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"Star Trek" Legend Leanard Nimoy Transitions at age 83

"Live long and prosper."

By
Leonard Nimoy, whose portrayal of "Star Trek's" logic-driven, half-human science officer Spock made him an iconic figure to generations, died Friday. He was 83.



Nimoy died this morning in Bel Air, California, his son Adam Nimoy told CNN.

According to his granddaughter, Madeleine Nimoy, the cause of death was chronic obstructive pulmonary disease.

His "Star Trek" co-stars, including William Shatner and George Takei, expressed sadness at his death.
"I loved him like a brother. We will all miss his humor, his talent, and his capacity to love." -William Shatner http://t.co/U8ZN98tVYp— William Shatner (@WilliamShatner) February 27, 2015
"We return you now to the stars, Leonard. You taught us to 'Live Long And Prosper,' and you indeed did, friend," Takei wrote.
Fans honor Nimoy with tweets, Vulcan salute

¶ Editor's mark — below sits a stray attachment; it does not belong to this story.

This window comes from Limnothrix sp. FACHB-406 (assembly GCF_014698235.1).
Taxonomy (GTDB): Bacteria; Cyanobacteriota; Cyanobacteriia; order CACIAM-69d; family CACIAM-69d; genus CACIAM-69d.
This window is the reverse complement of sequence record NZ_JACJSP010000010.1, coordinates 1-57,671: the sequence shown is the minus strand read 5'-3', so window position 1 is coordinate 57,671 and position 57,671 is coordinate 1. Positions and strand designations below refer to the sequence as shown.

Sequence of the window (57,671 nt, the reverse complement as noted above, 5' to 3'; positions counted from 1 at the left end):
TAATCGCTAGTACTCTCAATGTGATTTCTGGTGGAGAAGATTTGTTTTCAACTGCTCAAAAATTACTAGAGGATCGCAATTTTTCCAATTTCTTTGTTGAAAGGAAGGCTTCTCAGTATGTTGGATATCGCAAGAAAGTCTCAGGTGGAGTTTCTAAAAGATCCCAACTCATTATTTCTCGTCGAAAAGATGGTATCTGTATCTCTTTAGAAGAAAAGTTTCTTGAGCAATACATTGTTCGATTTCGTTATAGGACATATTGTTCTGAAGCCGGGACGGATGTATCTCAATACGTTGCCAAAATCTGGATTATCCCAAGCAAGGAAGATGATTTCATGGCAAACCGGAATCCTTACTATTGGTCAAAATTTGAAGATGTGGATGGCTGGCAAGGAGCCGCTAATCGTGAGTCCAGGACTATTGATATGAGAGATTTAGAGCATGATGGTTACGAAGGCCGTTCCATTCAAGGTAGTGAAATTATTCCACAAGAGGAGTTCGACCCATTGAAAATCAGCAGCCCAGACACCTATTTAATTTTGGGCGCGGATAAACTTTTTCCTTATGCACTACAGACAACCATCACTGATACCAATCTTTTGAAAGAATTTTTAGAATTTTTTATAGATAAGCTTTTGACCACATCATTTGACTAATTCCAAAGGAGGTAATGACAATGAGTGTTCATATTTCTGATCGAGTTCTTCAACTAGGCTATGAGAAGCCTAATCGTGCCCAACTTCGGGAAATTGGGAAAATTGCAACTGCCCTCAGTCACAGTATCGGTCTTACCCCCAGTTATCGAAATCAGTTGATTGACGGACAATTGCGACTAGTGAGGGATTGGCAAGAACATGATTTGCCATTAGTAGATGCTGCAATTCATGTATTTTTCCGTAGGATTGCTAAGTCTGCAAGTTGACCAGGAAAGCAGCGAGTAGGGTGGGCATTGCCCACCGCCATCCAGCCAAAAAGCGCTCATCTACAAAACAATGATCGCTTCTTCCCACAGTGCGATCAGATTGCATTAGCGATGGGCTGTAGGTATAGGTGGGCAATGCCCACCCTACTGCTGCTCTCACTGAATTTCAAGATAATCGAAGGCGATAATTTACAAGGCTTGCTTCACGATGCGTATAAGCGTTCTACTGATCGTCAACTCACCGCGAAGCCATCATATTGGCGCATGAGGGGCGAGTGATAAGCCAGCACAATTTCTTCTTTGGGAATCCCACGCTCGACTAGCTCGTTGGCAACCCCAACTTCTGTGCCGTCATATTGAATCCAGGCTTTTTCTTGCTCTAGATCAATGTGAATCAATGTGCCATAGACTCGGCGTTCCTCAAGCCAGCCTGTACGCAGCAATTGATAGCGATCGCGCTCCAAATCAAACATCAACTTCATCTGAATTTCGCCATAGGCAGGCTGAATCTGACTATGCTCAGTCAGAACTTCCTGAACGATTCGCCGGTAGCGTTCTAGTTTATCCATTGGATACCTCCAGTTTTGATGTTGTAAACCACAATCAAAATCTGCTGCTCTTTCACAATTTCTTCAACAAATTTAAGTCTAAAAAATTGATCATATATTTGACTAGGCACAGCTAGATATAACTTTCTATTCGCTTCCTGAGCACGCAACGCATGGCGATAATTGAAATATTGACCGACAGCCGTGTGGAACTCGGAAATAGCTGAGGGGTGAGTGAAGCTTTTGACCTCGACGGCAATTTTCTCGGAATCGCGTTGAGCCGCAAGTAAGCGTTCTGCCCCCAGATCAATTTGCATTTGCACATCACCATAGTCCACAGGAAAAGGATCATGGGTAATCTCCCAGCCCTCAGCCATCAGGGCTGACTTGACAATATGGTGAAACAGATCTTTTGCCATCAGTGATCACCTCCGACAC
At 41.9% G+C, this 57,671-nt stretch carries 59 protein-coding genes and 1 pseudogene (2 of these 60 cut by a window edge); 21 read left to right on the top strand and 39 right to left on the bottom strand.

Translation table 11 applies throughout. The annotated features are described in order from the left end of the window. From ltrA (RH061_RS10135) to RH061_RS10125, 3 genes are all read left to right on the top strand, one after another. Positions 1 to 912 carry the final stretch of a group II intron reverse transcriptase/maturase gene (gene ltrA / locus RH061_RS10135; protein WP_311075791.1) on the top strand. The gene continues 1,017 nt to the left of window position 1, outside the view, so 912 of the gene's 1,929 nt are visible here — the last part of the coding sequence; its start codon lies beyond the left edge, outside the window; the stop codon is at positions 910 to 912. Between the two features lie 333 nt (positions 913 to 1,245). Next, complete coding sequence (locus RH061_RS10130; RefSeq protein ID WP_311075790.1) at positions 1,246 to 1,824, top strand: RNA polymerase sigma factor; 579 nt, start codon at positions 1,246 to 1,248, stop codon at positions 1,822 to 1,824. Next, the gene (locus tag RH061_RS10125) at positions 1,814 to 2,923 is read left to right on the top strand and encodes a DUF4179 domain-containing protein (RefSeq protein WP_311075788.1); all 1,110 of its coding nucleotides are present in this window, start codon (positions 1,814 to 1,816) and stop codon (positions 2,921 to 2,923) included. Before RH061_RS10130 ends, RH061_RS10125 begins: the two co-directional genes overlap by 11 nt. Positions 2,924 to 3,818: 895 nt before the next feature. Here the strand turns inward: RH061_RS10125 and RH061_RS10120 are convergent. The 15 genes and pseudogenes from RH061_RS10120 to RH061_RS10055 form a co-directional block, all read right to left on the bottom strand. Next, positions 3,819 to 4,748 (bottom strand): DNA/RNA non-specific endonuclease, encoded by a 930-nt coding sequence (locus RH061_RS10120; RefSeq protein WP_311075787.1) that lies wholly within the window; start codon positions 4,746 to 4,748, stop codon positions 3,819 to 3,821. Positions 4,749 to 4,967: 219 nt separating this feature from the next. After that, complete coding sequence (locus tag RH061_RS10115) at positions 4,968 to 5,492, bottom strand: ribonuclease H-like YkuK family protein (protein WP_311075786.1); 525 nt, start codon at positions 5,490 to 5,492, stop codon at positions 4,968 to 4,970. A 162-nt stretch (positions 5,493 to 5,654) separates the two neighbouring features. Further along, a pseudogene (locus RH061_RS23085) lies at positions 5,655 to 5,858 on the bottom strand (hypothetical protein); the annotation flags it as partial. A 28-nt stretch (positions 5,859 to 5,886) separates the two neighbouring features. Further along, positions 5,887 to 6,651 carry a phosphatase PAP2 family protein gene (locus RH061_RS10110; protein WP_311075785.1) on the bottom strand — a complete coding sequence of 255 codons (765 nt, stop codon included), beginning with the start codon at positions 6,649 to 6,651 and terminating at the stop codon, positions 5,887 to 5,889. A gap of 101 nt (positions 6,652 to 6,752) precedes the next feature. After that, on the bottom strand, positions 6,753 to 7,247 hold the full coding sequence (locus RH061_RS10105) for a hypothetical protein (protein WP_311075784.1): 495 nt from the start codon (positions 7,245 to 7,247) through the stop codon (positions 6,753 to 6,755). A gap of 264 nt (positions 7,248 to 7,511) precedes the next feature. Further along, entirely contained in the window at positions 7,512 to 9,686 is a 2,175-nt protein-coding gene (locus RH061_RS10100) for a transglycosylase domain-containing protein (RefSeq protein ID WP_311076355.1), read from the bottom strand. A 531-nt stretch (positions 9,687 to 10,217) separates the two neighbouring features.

Nimoy's career in show business spanned more than six decades and included stints as a stage actor, television guest star, series regular and movie veteran. He also directed a handful of films, including the box-office hit "Three Men and a Baby" in 1987. He was a singer (of sorts), a published poet and an accomplished photographer.



But his lasting claim to fame remains Spock, a native of the planet Vulcan whose pointed ears, unemotional manner and frequently uttered "fascinating" endeared him to millions. Astronaut Chris Hadfield remembered him as an "inspiration."

Leonard, you lived long and prospered, and were an inspiration to me and to millions. Rest in peace. pic.twitter.com/NESJKvTepm— Chris Hadfield (@Cmdr_Hadfield) February 27, 2015
He felt a close connection to the character.

"Spock is definitely one of my best friends. When I put on those ears, it's not like just another day. When I become Spock, that day becomes something special," he told Starlog in 1989.

Still, as an actor, he wrestled with the typecasting that came with his close association with Spock. He titled a 1975 memoir "I Am Not Spock." Though the book was less a rejection of the character than what he went through to develop him, fans took umbrage.
Twenty years later, he called another memoir "I Am Spock."

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